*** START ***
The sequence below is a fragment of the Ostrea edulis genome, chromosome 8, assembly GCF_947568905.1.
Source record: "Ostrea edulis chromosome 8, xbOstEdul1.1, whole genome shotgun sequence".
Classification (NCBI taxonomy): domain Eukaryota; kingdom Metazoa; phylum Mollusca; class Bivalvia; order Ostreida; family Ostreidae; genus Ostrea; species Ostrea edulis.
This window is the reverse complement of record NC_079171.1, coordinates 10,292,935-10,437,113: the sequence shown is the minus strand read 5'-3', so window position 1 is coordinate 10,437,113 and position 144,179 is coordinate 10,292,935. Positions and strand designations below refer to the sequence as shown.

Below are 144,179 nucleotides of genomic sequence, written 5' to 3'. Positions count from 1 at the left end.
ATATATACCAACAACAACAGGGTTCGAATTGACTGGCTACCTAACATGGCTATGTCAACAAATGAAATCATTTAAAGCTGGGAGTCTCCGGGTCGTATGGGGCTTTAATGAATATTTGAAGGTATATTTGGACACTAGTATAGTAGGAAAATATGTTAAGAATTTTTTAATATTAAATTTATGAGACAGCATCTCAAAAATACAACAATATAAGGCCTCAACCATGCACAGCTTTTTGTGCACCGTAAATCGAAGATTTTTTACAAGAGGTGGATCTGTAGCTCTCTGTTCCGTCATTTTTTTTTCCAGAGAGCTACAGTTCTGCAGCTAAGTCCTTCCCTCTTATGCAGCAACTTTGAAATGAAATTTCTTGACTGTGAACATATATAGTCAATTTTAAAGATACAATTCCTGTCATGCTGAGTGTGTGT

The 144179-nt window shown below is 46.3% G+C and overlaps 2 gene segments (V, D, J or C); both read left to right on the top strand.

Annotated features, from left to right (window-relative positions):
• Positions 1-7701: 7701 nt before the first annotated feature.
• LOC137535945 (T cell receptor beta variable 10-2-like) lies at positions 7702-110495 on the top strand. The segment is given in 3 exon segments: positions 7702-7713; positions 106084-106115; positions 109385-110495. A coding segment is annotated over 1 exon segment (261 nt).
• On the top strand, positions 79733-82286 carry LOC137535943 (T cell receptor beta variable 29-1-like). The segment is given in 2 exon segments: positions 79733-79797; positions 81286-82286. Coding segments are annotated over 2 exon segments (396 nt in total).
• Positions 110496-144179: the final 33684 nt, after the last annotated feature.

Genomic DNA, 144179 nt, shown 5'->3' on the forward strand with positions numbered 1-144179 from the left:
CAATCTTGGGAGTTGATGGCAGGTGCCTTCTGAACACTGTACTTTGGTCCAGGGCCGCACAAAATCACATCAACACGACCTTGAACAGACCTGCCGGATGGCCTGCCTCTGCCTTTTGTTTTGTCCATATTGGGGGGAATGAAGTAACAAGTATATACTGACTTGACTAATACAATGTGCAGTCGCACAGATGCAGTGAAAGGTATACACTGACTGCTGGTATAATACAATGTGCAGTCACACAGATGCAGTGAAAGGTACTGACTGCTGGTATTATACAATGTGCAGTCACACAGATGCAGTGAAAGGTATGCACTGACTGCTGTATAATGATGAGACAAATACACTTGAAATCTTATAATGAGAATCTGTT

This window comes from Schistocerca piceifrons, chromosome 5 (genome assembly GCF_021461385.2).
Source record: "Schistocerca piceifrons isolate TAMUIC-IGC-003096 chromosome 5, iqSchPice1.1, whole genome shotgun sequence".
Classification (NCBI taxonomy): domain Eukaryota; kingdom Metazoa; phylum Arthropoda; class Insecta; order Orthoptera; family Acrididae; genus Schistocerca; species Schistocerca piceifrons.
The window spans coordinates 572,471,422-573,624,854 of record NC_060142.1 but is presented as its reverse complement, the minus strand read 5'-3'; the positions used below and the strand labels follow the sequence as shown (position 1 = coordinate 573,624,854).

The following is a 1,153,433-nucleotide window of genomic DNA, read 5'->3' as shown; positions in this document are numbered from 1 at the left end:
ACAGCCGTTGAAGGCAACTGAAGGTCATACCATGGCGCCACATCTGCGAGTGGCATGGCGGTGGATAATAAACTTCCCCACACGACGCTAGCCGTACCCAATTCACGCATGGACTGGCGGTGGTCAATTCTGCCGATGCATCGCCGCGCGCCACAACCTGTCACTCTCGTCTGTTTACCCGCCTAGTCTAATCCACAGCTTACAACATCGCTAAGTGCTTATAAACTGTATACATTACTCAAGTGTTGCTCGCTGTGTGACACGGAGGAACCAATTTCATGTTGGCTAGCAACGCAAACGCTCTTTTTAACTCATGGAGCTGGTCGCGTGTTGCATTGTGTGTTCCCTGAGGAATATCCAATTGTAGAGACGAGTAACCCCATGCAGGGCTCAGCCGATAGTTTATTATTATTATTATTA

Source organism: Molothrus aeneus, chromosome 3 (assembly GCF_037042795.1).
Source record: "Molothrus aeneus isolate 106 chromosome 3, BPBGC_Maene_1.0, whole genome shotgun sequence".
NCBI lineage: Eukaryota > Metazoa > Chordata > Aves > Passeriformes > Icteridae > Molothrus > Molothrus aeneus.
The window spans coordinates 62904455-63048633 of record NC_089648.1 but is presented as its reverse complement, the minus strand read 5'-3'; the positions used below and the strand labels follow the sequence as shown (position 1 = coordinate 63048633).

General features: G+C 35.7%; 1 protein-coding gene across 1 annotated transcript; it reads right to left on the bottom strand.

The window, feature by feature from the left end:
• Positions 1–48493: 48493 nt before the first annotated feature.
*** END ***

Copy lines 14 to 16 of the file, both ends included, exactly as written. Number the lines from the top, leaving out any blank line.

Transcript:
CAATCTTGGGAGTTGATGGCAGGTGCCTTCTGAACACTGTACTTTGGTCCAGGGCCGCACAAAATCACATCAACACGACCTTGAACAGACCTGCCGGATGGCCTGCCTCTGCCTTTTGTTTTGTCCATATTGGGGGGAATGAAGTAACAAGTATATACTGACTTGACTAATACAATGTGCAGTCGCACAGATGCAGTGAAAGGTATACACTGACTGCTGGTATAATACAATGTGCAGTCACACAGATGCAGTGAAAGGTACTGACTGCTGGTATTATACAATGTGCAGTCACACAGATGCAGTGAAAGGTATGCACTGACTGCTGTATAATGATGAGACAAATACACTTGAAATCTTATAATGAGAATCTGTT

This window comes from Schistocerca piceifrons, chromosome 5 (genome assembly GCF_021461385.2).
Source record: "Schistocerca piceifrons isolate TAMUIC-IGC-003096 chromosome 5, iqSchPice1.1, whole genome shotgun sequence".